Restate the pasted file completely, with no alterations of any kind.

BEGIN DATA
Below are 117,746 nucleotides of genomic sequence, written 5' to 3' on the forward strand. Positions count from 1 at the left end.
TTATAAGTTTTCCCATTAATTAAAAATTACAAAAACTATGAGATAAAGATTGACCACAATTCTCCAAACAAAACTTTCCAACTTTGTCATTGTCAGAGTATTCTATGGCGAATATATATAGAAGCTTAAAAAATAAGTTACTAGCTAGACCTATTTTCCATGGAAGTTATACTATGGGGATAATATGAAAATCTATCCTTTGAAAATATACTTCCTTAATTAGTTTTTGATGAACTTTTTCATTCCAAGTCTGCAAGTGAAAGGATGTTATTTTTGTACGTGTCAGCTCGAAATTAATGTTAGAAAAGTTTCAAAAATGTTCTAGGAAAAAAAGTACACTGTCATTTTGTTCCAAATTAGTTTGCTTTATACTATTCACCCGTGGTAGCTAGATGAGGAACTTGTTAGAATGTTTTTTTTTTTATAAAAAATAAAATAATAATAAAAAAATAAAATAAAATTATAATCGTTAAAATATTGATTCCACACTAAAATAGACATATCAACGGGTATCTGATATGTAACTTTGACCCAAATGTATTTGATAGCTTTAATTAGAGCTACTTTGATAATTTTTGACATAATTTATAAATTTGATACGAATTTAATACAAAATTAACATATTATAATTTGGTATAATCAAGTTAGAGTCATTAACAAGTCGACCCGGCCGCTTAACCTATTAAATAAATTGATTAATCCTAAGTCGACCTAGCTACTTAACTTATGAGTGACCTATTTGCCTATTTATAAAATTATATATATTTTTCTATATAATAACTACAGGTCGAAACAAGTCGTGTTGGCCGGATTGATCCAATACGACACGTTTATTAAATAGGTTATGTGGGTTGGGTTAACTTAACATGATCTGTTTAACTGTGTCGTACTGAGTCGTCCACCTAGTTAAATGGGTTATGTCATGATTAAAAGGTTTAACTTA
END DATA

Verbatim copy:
Below are 117,746 nucleotides of genomic sequence, written 5' to 3' on the forward strand. Positions count from 1 at the left end.
TTATAAGTTTTCCCATTAATTAAAAATTACAAAAACTATGAGATAAAGATTGACCACAATTCTCCAAACAAAACTTTCCAACTTTGTCATTGTCAGAGTATTCTATGGCGAATATATATAGAAGCTTAAAAAATAAGTTACTAGCTAGACCTATTTTCCATGGAAGTTATACTATGGGGATAATATGAAAATCTATCCTTTGAAAATATACTTCCTTAATTAGTTTTTGATGAACTTTTTCATTCCAAGTCTGCAAGTGAAAGGATGTTATTTTTGTACGTGTCAGCTCGAAATTAATGTTAGAAAAGTTTCAAAAATGTTCTAGGAAAAAAAGTACACTGTCATTTTGTTCCAAATTAGTTTGCTTTATACTATTCACCCGTGGTAGCTAGATGAGGAACTTGTTAGAATGTTTTTTTTTTTATAAAAAATAAAATAATAATAAAAAAATAAAATAAAATTATAATCGTTAAAATATTGATTCCACACTAAAATAGACATATCAACGGGTATCTGATATGTAACTTTGACCCAAATGTATTTGATAGCTTTAATTAGAGCTACTTTGATAATTTTTGACATAATTTATAAATTTGATACGAATTTAATACAAAATTAACATATTATAATTTGGTATAATCAAGTTAGAGTCATTAACAAGTCGACCCGGCCGCTTAACCTATTAAATAAATTGATTAATCCTAAGTCGACCTAGCTACTTAACTTATGAGTGACCTATTTGCCTATTTATAAAATTATATATATTTTTCTATATAATAACTACAGGTCGAAACAAGTCGTGTTGGCCGGATTGATCCAATACGACACGTTTATTAAATAGGTTATGTGGGTTGGGTTAACTTAACATGATCTGTTTAACTGTGTCGTACTGAGTCGTCCACCTAGTTAAATGGGTTATGTCATGATTAAAAGGTTTAACTTA